On seeing the machine, connected to an array of sensors and feeder tubes, Majumdar brightens. Evidently unconcerned with getting grease on his coat, he crouches and fiddles with the device. Then, still on his haunches, he begins to pummel Müller with questions. “Is balancing an issue? Is leakage a problem? What is the optimal speed? Doesn’t the shock wave produce entropy?”
It’s an onslaught. “To understand the role of the shock wave, imagine a bomb,” Müller says, stammering slightly. “Well, maybe that example’s not so good.” He pauses. “Imagine a bumblebee. It’s too heavy to fly normally with those little wings, so it creates pressure waves that travel with sonic speed, compressing the air to boost lift. Inside the wave disk, we use a shock wave to compress the fuel and utilize it to convert energy into work.”
Satisfied, Majumdar nods and fires off another question, then another. Later he will tell me that he has integrated “constructive confrontation,” a concept he borrowed from former Intel CEO Andy Grove, into the culture of Arpa-E. “When we’re talking science and engineering and evaluating new programs and proposals, I’m no longer the director,” Majumdar says. “We debate things out as equals, and the good, strong ideas are the ones that survive. That’s the way science works best.”
Müller slowly senses that Majumdar is trying to improve his work, not disparage it. He takes the questions point by point, his nervousness evaporating. We move behind a window of protective glass and, on Müller’s cue, a grad student at a computer terminal energizes an electric motor to start the engine’s internal blades spinning. As the tachometer moves past 1,000 rpm, then 1,500, the student glances at Müller.
“Let’s not start combustion just yet,” Müller says. “Wait until the speed stabilizes.” He glances toward Majumdar, then back at the screen, as the tach creeps toward 2,000 rpm. Finally, he nods at the student: “OK, let’s see if Frankenstein comes to life.” As we watch from behind the glass, the grad student feeds fuel and ignition to the engine. The wave disk begins to shake, then sputters to life. As it hums away on the table, a smile creeps across Majumdar’s face. “It’s got a heartbeat,” he says.
Majumdar begins to relax. His technical questions keep coming, but they’re like those of a proud dad. He chats up the grad students—”Do you have an energy club on campus yet?”—and talks to Müller about his prospects for private funding. Then everyone heads for a nearby meeting room. As Majumdar tucks into a box lunch, another MSU professor updates him on an Arpa-E-funded bioreactor. The joint project with MIT deploys hydrogen-eating bacteria to convert carbon dioxide into liquid transportation fuels. Majumdar seems to require no catch-up on the project. He nods and asks questions, he shakes hands with everyone, and then it’s time to leave. He has another visit to make nearby.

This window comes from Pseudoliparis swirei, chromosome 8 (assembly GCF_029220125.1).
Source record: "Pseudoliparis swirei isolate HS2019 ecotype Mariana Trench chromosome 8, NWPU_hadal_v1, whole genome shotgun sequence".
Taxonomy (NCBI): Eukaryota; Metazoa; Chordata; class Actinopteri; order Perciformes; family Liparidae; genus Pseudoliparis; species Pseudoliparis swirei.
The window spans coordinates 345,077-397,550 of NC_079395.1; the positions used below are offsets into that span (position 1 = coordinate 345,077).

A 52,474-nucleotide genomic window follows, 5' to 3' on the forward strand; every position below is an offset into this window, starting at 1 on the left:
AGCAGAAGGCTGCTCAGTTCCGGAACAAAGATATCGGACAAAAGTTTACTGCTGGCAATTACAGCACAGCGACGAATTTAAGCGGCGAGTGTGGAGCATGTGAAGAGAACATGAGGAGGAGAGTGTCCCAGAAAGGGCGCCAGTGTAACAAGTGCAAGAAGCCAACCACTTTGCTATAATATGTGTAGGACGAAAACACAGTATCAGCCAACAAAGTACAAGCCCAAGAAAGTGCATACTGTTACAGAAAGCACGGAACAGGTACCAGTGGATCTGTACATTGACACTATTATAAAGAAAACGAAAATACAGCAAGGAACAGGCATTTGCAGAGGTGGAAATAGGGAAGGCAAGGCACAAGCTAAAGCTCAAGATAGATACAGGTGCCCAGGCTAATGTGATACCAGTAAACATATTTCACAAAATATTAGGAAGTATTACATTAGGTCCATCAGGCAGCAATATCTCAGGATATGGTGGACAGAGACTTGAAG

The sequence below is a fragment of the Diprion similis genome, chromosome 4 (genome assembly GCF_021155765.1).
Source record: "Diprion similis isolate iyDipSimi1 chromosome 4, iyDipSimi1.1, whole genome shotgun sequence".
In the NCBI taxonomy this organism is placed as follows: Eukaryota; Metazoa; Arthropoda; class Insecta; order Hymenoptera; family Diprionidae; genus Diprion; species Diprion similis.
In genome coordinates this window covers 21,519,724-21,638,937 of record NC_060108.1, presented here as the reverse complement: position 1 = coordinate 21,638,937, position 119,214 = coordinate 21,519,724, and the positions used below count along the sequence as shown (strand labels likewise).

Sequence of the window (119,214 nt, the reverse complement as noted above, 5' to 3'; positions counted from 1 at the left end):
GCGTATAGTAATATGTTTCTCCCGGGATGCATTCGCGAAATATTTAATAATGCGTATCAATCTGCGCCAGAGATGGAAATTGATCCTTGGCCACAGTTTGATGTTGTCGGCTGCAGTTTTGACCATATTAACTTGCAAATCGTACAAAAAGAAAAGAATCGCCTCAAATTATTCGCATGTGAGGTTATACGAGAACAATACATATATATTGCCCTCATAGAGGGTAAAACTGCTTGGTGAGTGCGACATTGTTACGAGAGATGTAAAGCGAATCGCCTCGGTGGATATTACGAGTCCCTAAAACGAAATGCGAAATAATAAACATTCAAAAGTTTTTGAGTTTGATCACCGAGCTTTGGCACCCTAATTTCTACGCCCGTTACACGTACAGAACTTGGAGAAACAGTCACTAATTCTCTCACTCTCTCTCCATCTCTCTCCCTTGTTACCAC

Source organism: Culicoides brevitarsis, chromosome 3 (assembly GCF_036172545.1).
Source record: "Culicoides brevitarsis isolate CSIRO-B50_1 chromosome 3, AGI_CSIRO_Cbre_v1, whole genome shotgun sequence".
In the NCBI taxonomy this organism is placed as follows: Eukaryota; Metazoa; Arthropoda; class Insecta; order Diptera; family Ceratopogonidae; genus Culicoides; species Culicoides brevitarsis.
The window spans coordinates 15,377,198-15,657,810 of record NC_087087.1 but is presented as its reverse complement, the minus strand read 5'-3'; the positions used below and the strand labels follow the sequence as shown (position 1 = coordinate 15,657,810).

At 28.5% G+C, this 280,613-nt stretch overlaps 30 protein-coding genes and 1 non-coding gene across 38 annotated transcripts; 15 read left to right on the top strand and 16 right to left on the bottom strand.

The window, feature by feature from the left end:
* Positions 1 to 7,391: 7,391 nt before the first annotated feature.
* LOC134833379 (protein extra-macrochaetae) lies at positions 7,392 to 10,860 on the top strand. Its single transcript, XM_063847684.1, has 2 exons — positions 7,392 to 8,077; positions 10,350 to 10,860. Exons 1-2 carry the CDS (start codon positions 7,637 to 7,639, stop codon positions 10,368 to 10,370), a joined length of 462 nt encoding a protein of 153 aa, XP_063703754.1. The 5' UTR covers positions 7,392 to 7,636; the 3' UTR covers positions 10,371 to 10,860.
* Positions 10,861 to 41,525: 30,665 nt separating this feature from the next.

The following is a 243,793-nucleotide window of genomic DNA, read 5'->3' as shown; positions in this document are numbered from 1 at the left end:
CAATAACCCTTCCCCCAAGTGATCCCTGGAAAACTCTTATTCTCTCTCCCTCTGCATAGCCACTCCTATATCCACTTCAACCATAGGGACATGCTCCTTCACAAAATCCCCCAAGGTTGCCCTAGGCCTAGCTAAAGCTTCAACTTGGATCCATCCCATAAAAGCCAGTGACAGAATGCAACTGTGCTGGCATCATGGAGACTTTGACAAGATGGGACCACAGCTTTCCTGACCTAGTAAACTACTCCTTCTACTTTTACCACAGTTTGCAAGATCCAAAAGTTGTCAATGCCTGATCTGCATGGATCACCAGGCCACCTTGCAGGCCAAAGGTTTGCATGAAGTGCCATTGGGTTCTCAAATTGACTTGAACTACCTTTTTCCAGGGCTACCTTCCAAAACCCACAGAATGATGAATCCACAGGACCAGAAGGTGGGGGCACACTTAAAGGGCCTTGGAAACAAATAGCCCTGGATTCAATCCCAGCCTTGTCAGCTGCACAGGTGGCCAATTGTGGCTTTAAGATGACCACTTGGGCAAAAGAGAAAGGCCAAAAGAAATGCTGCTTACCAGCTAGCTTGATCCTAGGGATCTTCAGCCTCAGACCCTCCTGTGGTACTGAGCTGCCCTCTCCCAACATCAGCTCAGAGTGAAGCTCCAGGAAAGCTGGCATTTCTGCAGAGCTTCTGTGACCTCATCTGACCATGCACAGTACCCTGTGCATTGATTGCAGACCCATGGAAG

A quiet, government-funded grant program has created technical revolution before. Consider the history of the Internet. In 1963, Arpa gave a group of MIT researchers $2.6 million to develop a computer time-sharing system. That early work eventually evolved into Arpanet, the first wide-area packet switching network, which, in turn, became the Internet. More than 30 years later, that $2.6-million investment has led to an Internet economy worth at least $250 billion in the U.S., according to the Organization for Economic Cooperation and Development. Advertising-supported online businesses alone employ 1.2 million Americans, according to a 2010 study funded by the Interactive Advertising Bureau.
Dozens of countries are now vying to dominate the clean-energy market, expected to be worth $2.2 trillion by 2020, and the U.S. needs to do something radical to compete. This country spends about $4 billion in public-energy research and development (not counting Recovery Act spending), compared with Japan’s $3.1 billion and Europe’s $3.3 billion. But that number is misleading. The U.S. ranks far lower when national commitment to energy R&D is measured as a percentage of GDP. Japan, Korea, France and China all spend a higher fraction of their GDP on energy research than the U.S. And China, which last year became the world’s biggest overall investor in energy-efficient technology, plans to sink an average of nearly $74 billion a year into energy R&D over the next decade in a bid to become the world’s biggest developer and manufacturer of clean-energy technology.